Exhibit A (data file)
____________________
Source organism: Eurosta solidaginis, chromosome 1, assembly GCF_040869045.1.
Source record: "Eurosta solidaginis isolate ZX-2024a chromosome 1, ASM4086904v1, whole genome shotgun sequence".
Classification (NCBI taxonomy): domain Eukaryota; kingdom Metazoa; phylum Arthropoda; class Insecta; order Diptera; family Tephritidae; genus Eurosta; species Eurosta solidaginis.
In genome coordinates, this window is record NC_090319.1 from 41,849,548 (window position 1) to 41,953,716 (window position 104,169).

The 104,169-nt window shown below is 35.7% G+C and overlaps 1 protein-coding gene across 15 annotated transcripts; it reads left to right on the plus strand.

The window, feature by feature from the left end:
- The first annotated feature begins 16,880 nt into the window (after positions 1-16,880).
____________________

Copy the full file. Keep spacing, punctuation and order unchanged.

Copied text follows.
Source organism: Eurosta solidaginis, chromosome 1, assembly GCF_040869045.1.
Source record: "Eurosta solidaginis isolate ZX-2024a chromosome 1, ASM4086904v1, whole genome shotgun sequence".
Classification (NCBI taxonomy): domain Eukaryota; kingdom Metazoa; phylum Arthropoda; class Insecta; order Diptera; family Tephritidae; genus Eurosta; species Eurosta solidaginis.
In genome coordinates, this window is record NC_090319.1 from 41,849,548 (window position 1) to 41,953,716 (window position 104,169).

The 104,169-nt window shown below is 35.7% G+C and overlaps 1 protein-coding gene across 15 annotated transcripts; it reads left to right on the plus strand.

The window, feature by feature from the left end:
- The first annotated feature begins 16,880 nt into the window (after positions 1-16,880).